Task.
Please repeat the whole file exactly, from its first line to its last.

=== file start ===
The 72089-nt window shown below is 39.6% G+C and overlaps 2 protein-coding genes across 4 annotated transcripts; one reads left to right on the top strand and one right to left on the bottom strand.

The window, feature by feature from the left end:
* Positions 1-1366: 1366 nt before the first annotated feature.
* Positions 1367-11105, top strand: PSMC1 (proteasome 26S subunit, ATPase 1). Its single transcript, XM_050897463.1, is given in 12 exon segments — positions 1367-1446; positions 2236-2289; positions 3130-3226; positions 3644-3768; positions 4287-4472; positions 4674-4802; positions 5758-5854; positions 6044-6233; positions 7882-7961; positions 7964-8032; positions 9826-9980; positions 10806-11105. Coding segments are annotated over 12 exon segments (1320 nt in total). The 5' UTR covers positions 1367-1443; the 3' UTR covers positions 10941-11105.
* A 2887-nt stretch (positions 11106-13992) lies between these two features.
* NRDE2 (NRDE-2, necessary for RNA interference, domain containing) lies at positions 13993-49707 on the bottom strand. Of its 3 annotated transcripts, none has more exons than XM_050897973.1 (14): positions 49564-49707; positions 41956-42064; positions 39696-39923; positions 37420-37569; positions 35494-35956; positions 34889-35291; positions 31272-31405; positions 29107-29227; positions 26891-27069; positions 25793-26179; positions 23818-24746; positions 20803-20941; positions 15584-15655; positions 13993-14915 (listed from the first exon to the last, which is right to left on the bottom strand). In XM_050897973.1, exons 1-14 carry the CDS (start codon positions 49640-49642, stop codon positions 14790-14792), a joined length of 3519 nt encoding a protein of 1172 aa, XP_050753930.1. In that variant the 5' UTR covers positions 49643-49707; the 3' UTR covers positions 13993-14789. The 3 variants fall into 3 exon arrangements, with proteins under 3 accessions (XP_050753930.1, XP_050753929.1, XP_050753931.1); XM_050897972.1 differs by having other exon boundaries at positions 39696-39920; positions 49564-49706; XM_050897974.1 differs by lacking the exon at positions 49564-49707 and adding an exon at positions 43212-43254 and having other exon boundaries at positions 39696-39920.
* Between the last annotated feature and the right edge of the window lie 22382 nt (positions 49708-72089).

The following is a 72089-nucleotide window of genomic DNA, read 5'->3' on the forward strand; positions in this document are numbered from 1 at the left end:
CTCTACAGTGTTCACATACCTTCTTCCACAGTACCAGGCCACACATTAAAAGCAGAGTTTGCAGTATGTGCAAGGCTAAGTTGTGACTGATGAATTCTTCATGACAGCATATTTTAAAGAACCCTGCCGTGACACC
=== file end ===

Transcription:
The 72089-nt window shown below is 39.6% G+C and overlaps 2 protein-coding genes across 4 annotated transcripts; one reads left to right on the top strand and one right to left on the bottom strand.

The window, feature by feature from the left end:
* Positions 1-1366: 1366 nt before the first annotated feature.
* Positions 1367-11105, top strand: PSMC1 (proteasome 26S subunit, ATPase 1). Its single transcript, XM_050897463.1, is given in 12 exon segments — positions 1367-1446; positions 2236-2289; positions 3130-3226; positions 3644-3768; positions 4287-4472; positions 4674-4802; positions 5758-5854; positions 6044-6233; positions 7882-7961; positions 7964-8032; positions 9826-9980; positions 10806-11105. Coding segments are annotated over 12 exon segments (1320 nt in total). The 5' UTR covers positions 1367-1443; the 3' UTR covers positions 10941-11105.
* A 2887-nt stretch (positions 11106-13992) lies between these two features.
* NRDE2 (NRDE-2, necessary for RNA interference, domain containing) lies at positions 13993-49707 on the bottom strand. Of its 3 annotated transcripts, none has more exons than XM_050897973.1 (14): positions 49564-49707; positions 41956-42064; positions 39696-39923; positions 37420-37569; positions 35494-35956; positions 34889-35291; positions 31272-31405; positions 29107-29227; positions 26891-27069; positions 25793-26179; positions 23818-24746; positions 20803-20941; positions 15584-15655; positions 13993-14915 (listed from the first exon to the last, which is right to left on the bottom strand). In XM_050897973.1, exons 1-14 carry the CDS (start codon positions 49640-49642, stop codon positions 14790-14792), a joined length of 3519 nt encoding a protein of 1172 aa, XP_050753930.1. In that variant the 5' UTR covers positions 49643-49707; the 3' UTR covers positions 13993-14789. The 3 variants fall into 3 exon arrangements, with proteins under 3 accessions (XP_050753930.1, XP_050753929.1, XP_050753931.1); XM_050897972.1 differs by having other exon boundaries at positions 39696-39920; positions 49564-49706; XM_050897974.1 differs by lacking the exon at positions 49564-49707 and adding an exon at positions 43212-43254 and having other exon boundaries at positions 39696-39920.
* Between the last annotated feature and the right edge of the window lie 22382 nt (positions 49708-72089).

The following is a 72089-nucleotide window of genomic DNA, read 5'->3' on the forward strand; positions in this document are numbered from 1 at the left end:
CTCTACAGTGTTCACATACCTTCTTCCACAGTACCAGGCCACACATTAAAAGCAGAGTTTGCAGTATGTGCAAGGCTAAGTTGTGACTGATGAATTCTTCATGACAGCATATTTTAAAGAACCCTGCCGTGACACC